Yesterday at work – Ordsall Hall, Salford’s hidden gem of a Tudor-era (with many later additions and amendments) historic house – we spent some time in the heritage orchard, weeding and renewing the tree circles around the base of our heritage fruit trees.
Two of the trees in the orchard have a great deal of heritage: the medlar (Mespilus germanica) is a venerable fruit indeed, which was written about by the Greek polymath Strabo (64 or 63 BC – c. 24 AD) and has quite possibly been cultivated for around 3,000 years.
The trees at Ordsall Hall were planted in 2011/12 and so are around ten years old. They’ve been fruiting prolifically for as long as I’ve worked and studied there (about 5 years now), and this year it looks like they’ll be producing another bumper crop:
The first tree is testament to the medlar’s ability to grow in quite adverse conditions. It’s quite heavily shaded by a row of black mulberry trees – just out of shot to the left, you can see some of the foliage at the top of the pic – but nevertheless is a strong and healthy specimen.
The second tree is at the opposite end of the orchard to the first and grows in full light, but strangely it doesn’t seem to be quite as robust. Maybe its roots are a little more water-logged in winter – the ground in the orchard is quite heavy clay, and suffers a lot of compaction from visitor and gardener footfall through the year – or maybe it’s just not so strong an individual tree. It still fruits well though; the group of medlars in the third pic are growing on that tree, as is the single medlar in the main pic at the top of the article.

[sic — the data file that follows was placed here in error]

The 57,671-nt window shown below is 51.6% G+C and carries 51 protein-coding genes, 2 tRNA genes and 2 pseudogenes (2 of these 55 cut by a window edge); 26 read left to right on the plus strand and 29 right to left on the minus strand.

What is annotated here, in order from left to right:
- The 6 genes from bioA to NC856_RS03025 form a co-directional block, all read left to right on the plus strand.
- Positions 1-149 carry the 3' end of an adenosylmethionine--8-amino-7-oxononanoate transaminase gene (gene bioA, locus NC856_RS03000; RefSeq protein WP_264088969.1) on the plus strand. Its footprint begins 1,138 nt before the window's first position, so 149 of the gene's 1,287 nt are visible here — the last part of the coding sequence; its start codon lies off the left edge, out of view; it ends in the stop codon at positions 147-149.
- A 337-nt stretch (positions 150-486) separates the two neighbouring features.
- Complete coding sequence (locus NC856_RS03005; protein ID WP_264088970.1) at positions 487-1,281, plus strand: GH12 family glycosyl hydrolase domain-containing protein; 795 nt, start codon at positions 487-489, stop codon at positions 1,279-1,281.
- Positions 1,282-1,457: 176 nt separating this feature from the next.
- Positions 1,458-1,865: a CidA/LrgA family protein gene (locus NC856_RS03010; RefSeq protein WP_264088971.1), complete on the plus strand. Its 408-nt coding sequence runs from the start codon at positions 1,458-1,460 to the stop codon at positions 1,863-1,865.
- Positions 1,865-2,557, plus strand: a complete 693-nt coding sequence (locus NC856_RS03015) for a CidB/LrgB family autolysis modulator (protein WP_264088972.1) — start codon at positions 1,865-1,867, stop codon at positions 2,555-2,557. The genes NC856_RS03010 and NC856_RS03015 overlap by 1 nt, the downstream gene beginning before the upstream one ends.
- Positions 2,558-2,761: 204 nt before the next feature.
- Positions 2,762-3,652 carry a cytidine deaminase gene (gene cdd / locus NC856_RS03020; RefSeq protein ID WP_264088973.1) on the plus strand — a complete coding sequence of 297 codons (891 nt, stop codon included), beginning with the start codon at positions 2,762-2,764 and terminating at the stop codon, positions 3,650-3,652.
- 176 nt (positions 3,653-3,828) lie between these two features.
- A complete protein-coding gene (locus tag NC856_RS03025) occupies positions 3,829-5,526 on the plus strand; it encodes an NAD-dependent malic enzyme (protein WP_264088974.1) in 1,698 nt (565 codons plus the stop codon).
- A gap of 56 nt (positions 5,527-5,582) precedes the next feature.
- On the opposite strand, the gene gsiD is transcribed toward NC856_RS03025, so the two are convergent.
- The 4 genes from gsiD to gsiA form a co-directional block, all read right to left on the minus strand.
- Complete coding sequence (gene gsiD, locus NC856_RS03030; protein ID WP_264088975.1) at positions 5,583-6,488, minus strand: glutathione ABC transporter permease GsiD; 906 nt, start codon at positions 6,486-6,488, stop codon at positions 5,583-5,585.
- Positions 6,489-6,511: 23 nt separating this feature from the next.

The medlar crop won’t be ready to pick until much later in the year: November or perhaps even December, depending on the weather. Ideally, an early frost would start the process of softening (bletting) the rock-hard fruit whilst they’re still on the tree, and then once they do begin to fall, it’s time to gather them up, spread them out on trays and let them stand in a cool spot for a couple of weeks longer. It’s important to keep an eye on them to make sure bletting doesn’t tip over into rotting; do remove any truly manky specimens as soon as you spot them so they don’t affect the rest.
Once the fruits are fully bletted, they’re ready for use, either eating raw – definitely an acquired taste, they have a very peculiar flavour that some people love instantly and others just can’t get their head around – or, more commonly, stewing down and making into jelly, jam, medlar cheese or chutney and – presumably if you have the patience to extract the sticky flesh from the tough skins and remove all the large and definitely inedible pips – medlar pies or tarts. You can also use them to flavour gin or vodka, maybe even brandy. You should probably get in touch with Jane Steward of Eastgate Larder in Norfolk if you’re interested in trying a few different medlar-flavoured products, as she specialises in growing medlars and producing jelly, cheese and chutney every Autumn.
I usually eat a few raw medlars each year, just to remind myself of their unique flavour, but I have to confess they’re not my favourite fruit. But I do think that medlar jelly is a lovely accompaniment to hot or cold meats, a sharp cheese, or just spread on toast, and medlar syrup goes very nicely with porridge or ice-cream.
How about you? Are you a medlar fan? Do you grow your own? Do let me know, via the comments.
|⇧1||Baird, J.R., Thieret, J.W. The medlar (Mespilus germanica, Rosaceae) from antiquity to obscurity. Econ Bot 43, 328–372 (1989). DOI|
|⇧2||The secretary of our allotment association is a huge medlar fan and makes a batch of chutney and jelly every year with some of the fruit from these very trees.|
|⇧3||I’d have to ask my boss, she’s a much more experienced fruit-booze-wrangler than I am.|